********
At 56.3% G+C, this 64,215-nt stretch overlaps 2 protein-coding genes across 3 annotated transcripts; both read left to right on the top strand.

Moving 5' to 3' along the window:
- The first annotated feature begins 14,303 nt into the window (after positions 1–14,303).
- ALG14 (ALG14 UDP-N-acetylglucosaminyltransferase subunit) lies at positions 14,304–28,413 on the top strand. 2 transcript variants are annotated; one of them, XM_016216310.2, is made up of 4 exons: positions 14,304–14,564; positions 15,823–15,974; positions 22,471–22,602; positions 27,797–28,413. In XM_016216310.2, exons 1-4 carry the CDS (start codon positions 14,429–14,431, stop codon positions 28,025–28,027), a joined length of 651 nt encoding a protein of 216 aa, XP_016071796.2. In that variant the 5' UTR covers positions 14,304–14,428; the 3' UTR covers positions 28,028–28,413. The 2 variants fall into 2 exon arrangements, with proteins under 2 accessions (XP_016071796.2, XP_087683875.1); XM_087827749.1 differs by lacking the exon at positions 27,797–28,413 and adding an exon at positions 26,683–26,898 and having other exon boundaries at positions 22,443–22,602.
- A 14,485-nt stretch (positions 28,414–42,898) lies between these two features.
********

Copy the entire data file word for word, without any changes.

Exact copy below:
At 56.3% G+C, this 64,215-nt stretch overlaps 2 protein-coding genes across 3 annotated transcripts; both read left to right on the top strand.

Moving 5' to 3' along the window:
- The first annotated feature begins 14,303 nt into the window (after positions 1–14,303).
- ALG14 (ALG14 UDP-N-acetylglucosaminyltransferase subunit) lies at positions 14,304–28,413 on the top strand. 2 transcript variants are annotated; one of them, XM_016216310.2, is made up of 4 exons: positions 14,304–14,564; positions 15,823–15,974; positions 22,471–22,602; positions 27,797–28,413. In XM_016216310.2, exons 1-4 carry the CDS (start codon positions 14,429–14,431, stop codon positions 28,025–28,027), a joined length of 651 nt encoding a protein of 216 aa, XP_016071796.2. In that variant the 5' UTR covers positions 14,304–14,428; the 3' UTR covers positions 28,028–28,413. The 2 variants fall into 2 exon arrangements, with proteins under 2 accessions (XP_016071796.2, XP_087683875.1); XM_087827749.1 differs by lacking the exon at positions 27,797–28,413 and adding an exon at positions 26,683–26,898 and having other exon boundaries at positions 22,443–22,602.
- A 14,485-nt stretch (positions 28,414–42,898) lies between these two features.